This past Sunday, a man found what he was looking for and more while tracking his stolen vehicle. Nothing in the incident is extraordinary, however it’s worth extracting some helpful lessons.
The Defensive Gun Use—
According to Denver 7 News, at around 7:00 PM on February 5th, a man located his stolen vehicle. The man located the vehicle by tracking it with some smartphone app, perhaps something like an Apple Airtag. The man approached the vehicle near West 12th Avenue and North Decatur Street. News 7 reports that at least one of several people inside the stolen vehicle and its owner exchanged gunfire. The suspects flee from the area and crash in the 2900 block of West 10th Avenue.
When police arrived, all occupants had fled the stolen vehicle except for the driver, a 12-year-old male who sustained a gunshot injury. Paramedics took him to the hospital, where he died.
I think there is value in looking at incidents like these to see if we can learn what worked, and what could be done better. Often with these types of posts, people misconstrue the intent, and characterize it as “Monday morning quarterbacking.” That is simply not the case.
Let the Police do Their Job:
I understand with defunded police departments, and a laissez faire attitude toward property crimes, victims in various places across the country feel like the police don’t care when a scumbag steals or destroys the property they work so hard to purchase and maintain. I’m speculating, but perhaps the vehicle owner contacted the police, and they said there would be a delayed response prior to going on his own hunt.
I don’t believe that under no circumstance should you try to locate your stolen vehicle if you’re tracking it with something like an Airtag. Just to say that in doing so, you’re taking on serious risk. During my time as a police officer on patrol, I often drove a vehicle equipped with a plate scanner, and hunted for stolen vehicles. I’ve recovered lots or stolen vehicles, and the occupants’ responses have often been violent. The point is, approaching an occupied stolen vehicle is inherently dangerous.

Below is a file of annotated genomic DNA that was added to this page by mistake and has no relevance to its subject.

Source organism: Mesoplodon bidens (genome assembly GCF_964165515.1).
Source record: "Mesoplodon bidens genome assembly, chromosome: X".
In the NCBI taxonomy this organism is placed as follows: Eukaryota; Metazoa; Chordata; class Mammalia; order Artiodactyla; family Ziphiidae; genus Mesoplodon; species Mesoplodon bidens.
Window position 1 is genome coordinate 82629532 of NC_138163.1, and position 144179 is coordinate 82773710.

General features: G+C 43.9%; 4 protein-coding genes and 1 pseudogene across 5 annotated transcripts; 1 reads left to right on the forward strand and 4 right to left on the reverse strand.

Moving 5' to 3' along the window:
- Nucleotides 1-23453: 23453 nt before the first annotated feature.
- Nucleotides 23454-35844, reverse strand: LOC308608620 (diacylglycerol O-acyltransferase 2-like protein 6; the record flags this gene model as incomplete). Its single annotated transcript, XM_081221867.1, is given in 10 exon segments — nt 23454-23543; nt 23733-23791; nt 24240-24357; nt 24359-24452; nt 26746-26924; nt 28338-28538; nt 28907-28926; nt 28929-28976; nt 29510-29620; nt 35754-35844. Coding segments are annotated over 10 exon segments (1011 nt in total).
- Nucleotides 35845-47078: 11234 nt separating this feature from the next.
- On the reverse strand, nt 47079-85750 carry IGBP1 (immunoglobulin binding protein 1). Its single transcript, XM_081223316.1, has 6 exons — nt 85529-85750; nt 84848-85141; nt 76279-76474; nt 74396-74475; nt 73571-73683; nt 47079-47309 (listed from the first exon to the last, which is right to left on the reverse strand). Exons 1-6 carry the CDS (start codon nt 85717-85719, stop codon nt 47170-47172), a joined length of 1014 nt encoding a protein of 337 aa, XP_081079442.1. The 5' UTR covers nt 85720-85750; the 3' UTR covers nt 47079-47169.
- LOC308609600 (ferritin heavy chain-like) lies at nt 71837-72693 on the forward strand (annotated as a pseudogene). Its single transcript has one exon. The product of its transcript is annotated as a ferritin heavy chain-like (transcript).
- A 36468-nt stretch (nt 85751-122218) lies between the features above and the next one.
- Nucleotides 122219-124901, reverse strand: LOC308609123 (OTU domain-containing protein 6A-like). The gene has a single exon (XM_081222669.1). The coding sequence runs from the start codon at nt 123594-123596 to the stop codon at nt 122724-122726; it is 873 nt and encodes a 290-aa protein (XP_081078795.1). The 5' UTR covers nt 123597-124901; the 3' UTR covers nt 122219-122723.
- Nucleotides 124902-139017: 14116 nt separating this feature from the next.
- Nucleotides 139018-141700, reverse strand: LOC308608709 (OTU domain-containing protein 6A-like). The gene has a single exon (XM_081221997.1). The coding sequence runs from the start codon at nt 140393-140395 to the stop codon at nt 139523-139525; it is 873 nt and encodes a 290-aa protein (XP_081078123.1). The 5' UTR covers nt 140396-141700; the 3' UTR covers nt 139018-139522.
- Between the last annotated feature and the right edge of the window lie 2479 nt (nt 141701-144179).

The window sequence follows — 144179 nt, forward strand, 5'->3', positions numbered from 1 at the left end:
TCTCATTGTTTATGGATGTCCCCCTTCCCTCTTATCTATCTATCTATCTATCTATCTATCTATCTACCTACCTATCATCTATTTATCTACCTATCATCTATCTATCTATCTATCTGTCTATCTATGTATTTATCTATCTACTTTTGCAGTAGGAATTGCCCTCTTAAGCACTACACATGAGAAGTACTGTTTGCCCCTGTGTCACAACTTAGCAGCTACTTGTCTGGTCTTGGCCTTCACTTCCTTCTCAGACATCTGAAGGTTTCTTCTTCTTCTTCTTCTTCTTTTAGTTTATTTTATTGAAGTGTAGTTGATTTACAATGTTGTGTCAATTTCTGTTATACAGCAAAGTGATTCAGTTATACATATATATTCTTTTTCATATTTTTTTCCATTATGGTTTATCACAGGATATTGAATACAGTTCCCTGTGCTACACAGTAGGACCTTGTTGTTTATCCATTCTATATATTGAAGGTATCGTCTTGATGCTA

If you choose to track it, it’s best practice to follow at a safe distance and wait for the police to make contact.
At least one of the car thieves in this incident was only 12 years old. We’ve noted this disturbing trend of incredibly young criminals on the Concealed Carry Podcast, especially on our Defensive Gun Use episodes. The reason I think the age of the suspect is important is that we shouldn’t assume that just because someone is young, or a female, that they aren’t there to do us harm or incapable of carrying it out.
Consider the Bigger Picture—
The outcome in this incident is that a 12-year-old lost his life, and the man got his car back, presumably in worse shape than he would like. And while he has the right to find and take back his vehicle, it raises the likelihood of conflict. We should always look at engaging in actions that are likely to cause someone’s death, as a last resort. And while the vehicle owner seems to have been acting in self defense, he could have died, and now must deal with the reality that he had to shoot and kill a 12-year-old.
Again, I am not suggesting he did not have the right to defend himself, just that whenever we engage in an incident like this, we have to consider that someone may die, and that includes us. For most of us, taking the life of another human, even one who stole your vehicle, is a tough thing to live with. It’s natural to second guess your decisions leading up to the shooting. And it may make it harder if we could have avoided the conflict all together.
When I read stories like these, or watch videos of violent encounters, I try to learn lessons. I look at them as educational content. However, in doing so, I am careful to not forget that the subjects are real people. They have real families that care for them, real struggles and have to live in the reality of their decisions. Let’s try to learn from these stories without becoming jaded toward all humanity.